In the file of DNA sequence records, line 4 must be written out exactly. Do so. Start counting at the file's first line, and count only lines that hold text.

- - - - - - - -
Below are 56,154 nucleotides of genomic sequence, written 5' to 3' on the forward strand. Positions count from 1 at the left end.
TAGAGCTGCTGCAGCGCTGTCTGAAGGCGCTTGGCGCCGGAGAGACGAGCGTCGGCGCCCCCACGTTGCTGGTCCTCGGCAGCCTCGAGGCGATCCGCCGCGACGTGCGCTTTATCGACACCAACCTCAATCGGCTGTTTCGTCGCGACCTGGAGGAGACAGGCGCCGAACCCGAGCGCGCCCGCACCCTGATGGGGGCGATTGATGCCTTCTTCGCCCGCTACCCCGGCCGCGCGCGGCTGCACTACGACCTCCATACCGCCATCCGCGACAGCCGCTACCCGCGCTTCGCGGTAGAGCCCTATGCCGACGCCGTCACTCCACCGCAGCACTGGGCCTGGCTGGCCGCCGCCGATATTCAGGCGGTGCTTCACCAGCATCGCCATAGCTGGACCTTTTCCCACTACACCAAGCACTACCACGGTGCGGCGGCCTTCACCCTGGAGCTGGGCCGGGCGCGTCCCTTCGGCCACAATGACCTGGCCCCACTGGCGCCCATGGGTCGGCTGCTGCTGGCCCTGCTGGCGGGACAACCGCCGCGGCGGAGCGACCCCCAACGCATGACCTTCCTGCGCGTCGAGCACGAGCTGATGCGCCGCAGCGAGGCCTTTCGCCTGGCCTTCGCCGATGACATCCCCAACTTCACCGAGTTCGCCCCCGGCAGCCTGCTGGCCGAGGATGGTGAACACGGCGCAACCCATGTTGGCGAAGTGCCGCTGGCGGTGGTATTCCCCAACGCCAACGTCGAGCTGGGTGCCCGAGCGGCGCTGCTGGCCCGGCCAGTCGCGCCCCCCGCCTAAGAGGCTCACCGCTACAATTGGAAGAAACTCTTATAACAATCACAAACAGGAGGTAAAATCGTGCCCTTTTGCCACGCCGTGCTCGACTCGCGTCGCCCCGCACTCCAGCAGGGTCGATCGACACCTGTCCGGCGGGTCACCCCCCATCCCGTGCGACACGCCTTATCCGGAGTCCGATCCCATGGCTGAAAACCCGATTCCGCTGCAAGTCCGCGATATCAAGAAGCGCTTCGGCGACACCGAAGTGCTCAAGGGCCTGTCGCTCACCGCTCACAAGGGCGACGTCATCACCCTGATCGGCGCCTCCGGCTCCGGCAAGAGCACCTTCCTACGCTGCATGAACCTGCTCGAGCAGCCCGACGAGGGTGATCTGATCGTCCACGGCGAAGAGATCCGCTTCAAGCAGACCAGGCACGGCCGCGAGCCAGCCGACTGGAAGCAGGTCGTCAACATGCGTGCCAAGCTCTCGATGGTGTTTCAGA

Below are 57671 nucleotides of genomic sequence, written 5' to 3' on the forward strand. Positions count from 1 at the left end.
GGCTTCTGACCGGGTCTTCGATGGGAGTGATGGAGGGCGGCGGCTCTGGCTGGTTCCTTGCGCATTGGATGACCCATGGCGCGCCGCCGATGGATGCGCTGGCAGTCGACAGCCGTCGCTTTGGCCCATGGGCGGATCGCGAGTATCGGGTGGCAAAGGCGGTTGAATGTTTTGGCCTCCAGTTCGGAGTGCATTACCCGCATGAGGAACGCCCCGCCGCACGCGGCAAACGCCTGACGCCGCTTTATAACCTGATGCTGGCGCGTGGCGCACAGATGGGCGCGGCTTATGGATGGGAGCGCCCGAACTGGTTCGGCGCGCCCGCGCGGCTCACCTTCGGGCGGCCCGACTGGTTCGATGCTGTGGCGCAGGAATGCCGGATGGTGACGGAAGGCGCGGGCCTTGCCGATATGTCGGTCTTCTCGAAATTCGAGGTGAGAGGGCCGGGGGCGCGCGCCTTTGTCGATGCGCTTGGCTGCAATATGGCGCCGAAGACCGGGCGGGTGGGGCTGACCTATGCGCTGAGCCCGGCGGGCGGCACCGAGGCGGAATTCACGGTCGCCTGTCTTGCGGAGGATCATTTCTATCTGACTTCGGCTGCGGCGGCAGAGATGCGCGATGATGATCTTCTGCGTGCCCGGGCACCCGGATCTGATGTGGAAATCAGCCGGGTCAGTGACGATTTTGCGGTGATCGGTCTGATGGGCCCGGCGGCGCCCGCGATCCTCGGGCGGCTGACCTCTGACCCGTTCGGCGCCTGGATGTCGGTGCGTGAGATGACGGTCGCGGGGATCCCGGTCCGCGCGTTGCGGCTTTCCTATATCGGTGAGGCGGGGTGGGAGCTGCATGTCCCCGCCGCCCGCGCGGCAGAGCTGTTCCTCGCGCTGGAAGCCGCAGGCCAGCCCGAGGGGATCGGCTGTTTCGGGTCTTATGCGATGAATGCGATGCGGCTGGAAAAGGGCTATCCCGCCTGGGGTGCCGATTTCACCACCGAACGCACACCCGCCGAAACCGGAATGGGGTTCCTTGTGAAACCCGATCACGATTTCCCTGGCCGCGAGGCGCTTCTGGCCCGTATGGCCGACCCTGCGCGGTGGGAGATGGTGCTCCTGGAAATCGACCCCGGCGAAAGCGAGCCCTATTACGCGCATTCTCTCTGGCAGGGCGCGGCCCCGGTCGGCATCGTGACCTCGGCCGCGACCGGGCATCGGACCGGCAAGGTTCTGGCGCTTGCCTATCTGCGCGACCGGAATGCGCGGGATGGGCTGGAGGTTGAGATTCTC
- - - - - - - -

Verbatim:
GGCTTCTGACCGGGTCTTCGATGGGAGTGATGGAGGGCGGCGGCTCTGGCTGGTTCCTTGCGCATTGGATGACCCATGGCGCGCCGCCGATGGATGCGCTGGCAGTCGACAGCCGTCGCTTTGGCCCATGGGCGGATCGCGAGTATCGGGTGGCAAAGGCGGTTGAATGTTTTGGCCTCCAGTTCGGAGTGCATTACCCGCATGAGGAACGCCCCGCCGCACGCGGCAAACGCCTGACGCCGCTTTATAACCTGATGCTGGCGCGTGGCGCACAGATGGGCGCGGCTTATGGATGGGAGCGCCCGAACTGGTTCGGCGCGCCCGCGCGGCTCACCTTCGGGCGGCCCGACTGGTTCGATGCTGTGGCGCAGGAATGCCGGATGGTGACGGAAGGCGCGGGCCTTGCCGATATGTCGGTCTTCTCGAAATTCGAGGTGAGAGGGCCGGGGGCGCGCGCCTTTGTCGATGCGCTTGGCTGCAATATGGCGCCGAAGACCGGGCGGGTGGGGCTGACCTATGCGCTGAGCCCGGCGGGCGGCACCGAGGCGGAATTCACGGTCGCCTGTCTTGCGGAGGATCATTTCTATCTGACTTCGGCTGCGGCGGCAGAGATGCGCGATGATGATCTTCTGCGTGCCCGGGCACCCGGATCTGATGTGGAAATCAGCCGGGTCAGTGACGATTTTGCGGTGATCGGTCTGATGGGCCCGGCGGCGCCCGCGATCCTCGGGCGGCTGACCTCTGACCCGTTCGGCGCCTGGATGTCGGTGCGTGAGATGACGGTCGCGGGGATCCCGGTCCGCGCGTTGCGGCTTTCCTATATCGGTGAGGCGGGGTGGGAGCTGCATGTCCCCGCCGCCCGCGCGGCAGAGCTGTTCCTCGCGCTGGAAGCCGCAGGCCAGCCCGAGGGGATCGGCTGTTTCGGGTCTTATGCGATGAATGCGATGCGGCTGGAAAAGGGCTATCCCGCCTGGGGTGCCGATTTCACCACCGAACGCACACCCGCCGAAACCGGAATGGGGTTCCTTGTGAAACCCGATCACGATTTCCCTGGCCGCGAGGCGCTTCTGGCCCGTATGGCCGACCCTGCGCGGTGGGAGATGGTGCTCCTGGAAATCGACCCCGGCGAAAGCGAGCCCTATTACGCGCATTCTCTCTGGCAGGGCGCGGCCCCGGTCGGCATCGTGACCTCGGCCGCGACCGGGCATCGGACCGGCAAGGTTCTGGCGCTTGCCTATCTGCGCGACCGGAATGCGCGGGATGGGCTGGAGGTTGAGATTCTC